When the Order of Solstice walked into Liscor, having used the door from Celum, they were welcomed with fresh food and drinks at The Wandering Inn. Mrsha raced over, demanding to see what they’d gotten, and her face fell when she realized they’d gotten squat.

“I should go to Riverfarm now.”

Durene knew Laken would be worrying over her, but she missed her moment to go through the door again as Lyonette strode over.

“Normen! Welcome back! I—oh, who’s this?”

She had spotted their two guests. Normen introduced Sevil and Lapsey hurriedly, and Lyonette’s eyes sharpened.

“I see. Well—let me see if Fierre is around. Vaulont most definitely is. If you two need passage to Pallass, of course, that can be arranged!”

The two Vampires looked astonished as Lyonette welcomed them into the inn. Mrsha just sniffed at Sevil’s sock and sneezed. She raced over to Jewel, who picked her up.

“Hello, Mrsha. No, we don’t have loot, but we did run into a very interesting set of monsters! Let’s have something e—is that Elia Arcsinger?

Jewel nearly leapt into Ishkr, who was coming over with hot food, as she saw a half-Elf sitting at a table with Bird. Durene’s head snapped around, and she almost went for her greatsword. Lyonette raised her hands placatingly.

“Yes, it is, and she’s an employee.”

“A wh—an employee? Like me? I could have had Elia Arcsinger as my coworker? Wait a second, she tried to kill the Goblins!”

Jewel alternated between shock, outrage, and stupefaction. Which was classic Jewel. Normen frowned, and Durene paused to give the half-Elf a baleful look.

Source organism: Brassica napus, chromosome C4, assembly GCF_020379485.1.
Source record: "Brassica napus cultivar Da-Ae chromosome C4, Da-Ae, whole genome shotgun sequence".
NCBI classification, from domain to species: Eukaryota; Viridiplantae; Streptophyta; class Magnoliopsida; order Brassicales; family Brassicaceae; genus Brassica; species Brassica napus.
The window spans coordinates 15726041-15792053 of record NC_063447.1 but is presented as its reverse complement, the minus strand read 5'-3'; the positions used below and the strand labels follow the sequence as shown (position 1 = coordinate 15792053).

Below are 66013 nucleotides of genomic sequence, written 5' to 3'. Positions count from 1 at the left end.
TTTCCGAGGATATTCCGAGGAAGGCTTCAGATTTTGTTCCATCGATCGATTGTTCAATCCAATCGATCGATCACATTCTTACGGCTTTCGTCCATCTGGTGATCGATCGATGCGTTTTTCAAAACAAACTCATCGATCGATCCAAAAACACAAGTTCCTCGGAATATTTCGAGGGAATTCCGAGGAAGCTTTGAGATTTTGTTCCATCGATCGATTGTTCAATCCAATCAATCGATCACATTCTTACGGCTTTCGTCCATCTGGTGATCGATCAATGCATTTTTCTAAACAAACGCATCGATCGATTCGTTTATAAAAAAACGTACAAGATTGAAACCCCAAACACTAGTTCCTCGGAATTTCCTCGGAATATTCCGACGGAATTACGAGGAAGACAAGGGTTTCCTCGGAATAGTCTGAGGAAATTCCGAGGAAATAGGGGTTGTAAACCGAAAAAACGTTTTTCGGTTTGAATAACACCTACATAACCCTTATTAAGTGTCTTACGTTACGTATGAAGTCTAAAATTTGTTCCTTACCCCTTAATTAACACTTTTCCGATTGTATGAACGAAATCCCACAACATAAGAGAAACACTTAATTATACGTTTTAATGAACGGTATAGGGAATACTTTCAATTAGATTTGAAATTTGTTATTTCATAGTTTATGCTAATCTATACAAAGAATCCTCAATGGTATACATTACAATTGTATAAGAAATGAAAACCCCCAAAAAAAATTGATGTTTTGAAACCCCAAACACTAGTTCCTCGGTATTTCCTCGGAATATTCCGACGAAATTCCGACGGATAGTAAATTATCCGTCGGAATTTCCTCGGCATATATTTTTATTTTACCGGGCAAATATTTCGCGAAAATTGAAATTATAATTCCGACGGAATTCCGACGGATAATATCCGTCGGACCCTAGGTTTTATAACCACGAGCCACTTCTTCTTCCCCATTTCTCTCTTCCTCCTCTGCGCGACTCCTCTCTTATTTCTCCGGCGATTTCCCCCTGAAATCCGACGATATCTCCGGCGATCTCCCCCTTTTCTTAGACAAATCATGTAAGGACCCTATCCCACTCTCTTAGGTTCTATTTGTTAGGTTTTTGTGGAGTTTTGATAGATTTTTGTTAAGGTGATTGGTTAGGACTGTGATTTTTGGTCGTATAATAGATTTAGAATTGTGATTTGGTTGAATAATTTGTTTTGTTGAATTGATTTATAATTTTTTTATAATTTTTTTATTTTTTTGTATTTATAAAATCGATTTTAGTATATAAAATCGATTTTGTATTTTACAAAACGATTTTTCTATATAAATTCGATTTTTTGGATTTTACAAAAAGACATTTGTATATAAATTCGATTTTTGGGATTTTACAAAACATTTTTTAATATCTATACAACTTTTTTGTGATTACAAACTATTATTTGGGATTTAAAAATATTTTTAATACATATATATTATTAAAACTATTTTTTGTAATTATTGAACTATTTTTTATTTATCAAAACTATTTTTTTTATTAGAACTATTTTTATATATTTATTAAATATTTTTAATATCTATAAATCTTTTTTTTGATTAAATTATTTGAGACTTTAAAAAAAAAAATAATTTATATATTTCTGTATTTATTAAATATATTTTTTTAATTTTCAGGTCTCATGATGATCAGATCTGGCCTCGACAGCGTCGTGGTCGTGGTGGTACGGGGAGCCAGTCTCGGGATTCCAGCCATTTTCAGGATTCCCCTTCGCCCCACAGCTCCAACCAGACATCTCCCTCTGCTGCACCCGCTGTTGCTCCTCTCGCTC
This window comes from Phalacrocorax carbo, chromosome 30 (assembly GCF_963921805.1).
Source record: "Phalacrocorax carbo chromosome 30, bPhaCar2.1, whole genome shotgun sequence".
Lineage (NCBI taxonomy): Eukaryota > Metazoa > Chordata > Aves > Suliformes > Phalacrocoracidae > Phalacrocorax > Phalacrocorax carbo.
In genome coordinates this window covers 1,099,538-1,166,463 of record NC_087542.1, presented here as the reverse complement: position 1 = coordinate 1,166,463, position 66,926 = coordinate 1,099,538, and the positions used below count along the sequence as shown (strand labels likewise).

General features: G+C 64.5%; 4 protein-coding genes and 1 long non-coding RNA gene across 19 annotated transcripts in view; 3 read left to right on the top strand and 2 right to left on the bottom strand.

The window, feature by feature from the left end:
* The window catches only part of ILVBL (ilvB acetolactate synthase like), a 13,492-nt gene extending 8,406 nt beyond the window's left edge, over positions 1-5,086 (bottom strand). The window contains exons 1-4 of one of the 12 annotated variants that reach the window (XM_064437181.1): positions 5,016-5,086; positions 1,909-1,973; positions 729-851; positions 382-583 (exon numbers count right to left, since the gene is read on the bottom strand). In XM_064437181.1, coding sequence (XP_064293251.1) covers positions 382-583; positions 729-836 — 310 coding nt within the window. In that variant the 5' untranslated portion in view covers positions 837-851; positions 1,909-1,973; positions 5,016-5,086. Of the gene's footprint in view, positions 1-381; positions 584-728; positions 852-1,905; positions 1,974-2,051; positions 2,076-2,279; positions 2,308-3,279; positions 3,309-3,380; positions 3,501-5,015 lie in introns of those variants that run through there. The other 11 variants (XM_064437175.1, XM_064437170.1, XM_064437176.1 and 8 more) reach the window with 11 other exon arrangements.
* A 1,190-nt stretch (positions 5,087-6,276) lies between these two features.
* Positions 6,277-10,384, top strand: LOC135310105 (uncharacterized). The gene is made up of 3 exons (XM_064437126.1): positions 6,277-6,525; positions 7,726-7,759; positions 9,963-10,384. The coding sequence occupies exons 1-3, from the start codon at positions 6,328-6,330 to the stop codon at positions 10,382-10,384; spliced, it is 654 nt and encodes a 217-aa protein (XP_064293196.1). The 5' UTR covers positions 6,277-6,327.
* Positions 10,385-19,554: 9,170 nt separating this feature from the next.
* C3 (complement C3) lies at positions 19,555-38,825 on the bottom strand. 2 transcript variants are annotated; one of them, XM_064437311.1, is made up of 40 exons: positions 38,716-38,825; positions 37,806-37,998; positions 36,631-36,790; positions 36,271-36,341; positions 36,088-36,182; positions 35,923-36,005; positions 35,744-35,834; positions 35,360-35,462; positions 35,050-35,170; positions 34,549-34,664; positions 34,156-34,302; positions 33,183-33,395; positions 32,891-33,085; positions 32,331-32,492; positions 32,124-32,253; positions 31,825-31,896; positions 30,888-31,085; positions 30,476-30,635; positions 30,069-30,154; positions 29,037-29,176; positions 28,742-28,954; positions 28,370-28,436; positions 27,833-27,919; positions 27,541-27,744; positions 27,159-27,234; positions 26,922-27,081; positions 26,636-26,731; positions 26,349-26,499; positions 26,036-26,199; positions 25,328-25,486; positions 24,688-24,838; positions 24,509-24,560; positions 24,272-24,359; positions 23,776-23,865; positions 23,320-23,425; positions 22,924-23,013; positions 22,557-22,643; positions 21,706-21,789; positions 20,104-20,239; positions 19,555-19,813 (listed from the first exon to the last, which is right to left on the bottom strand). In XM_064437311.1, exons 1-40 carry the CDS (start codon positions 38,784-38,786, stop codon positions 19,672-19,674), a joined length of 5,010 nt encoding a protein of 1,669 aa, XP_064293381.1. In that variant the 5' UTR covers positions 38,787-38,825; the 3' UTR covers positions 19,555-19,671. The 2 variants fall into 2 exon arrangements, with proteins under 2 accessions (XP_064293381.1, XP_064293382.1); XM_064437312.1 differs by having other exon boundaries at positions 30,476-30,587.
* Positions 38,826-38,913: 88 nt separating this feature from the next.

Lyonette gave them all cliff notes of what had led to Elia’s hiring, and Jewel summed it up with a sigh.

“Oh, she got Jeweled. Only instead of Erin, it was you. Makes sense.”

“Does it?”

Ama was the most disconcerted of the Order of Solstice. Antherr just nodded along with Normen as if this was inevitable, if unpleasant. The Antinium turned to Ishkr.

“I will not eat here. I must check in with the Free Antinium. I apologize, Ishkr. May I meet with the rest of you later?”

Normen nodded, and Jewel called out.

“We’ll have a table here, Antherr.”

“Oh—me too. I’m heading into the city.”

Vess also hurried to the door, and Durene sighed—but to her surprise, he pulled at her arm.

“Come on, Durene. You don’t have to go back right away, right?”


She followed him down the hallway and into line again. Before they could even escape, Ishkr had returned with a serving of hot fried bites of dough filled with cheese. It made all of them perk up, including Antherr.

“I thought Antinium couldn’t eat anything but Garrybread, whatever that is, Antherr.”

“That is true of most Antinium. I am a new Soldier, with voice and immunity to the ravages of gluten. What are you going into Liscor for, Vess?”

“I, uh, I’m just checking on a friend. Sort of. Can I tag along?”

“Of course.”

People stared at them as the three waited for the door. Durene was obvious, as was a talking Soldier, but it was their armor and their crest, a multi-layered flame, that made them recognizable.

“The Order of Solstice. Hey, are you all recruiting?”

A Drake called out jokingly, and Antherr lifted a hand.

“If you are ready, you may apply.”

“Uh—I’ll think about it!”

More than one Gnoll stared at them as well, and Durene realized these weren’t city-Gnolls, but a bunch of Gnolls with far fewer coverings, clearly meant for outdoor travel. Most carried bows and a variety of tools.


Vess stared in surprise at them as some sniffed or nodded warily to all three of them. Antherr agreed.

“Yes. They have made up some of the applicants who wish to be [Knights] of Solstice.”

“Normen mentioned the applicants. Are we training them or vetting them?”

Durene had been at Riverfarm—again—and missed helping out with that. Antherr walked past Liska, who grumpily waved all three through.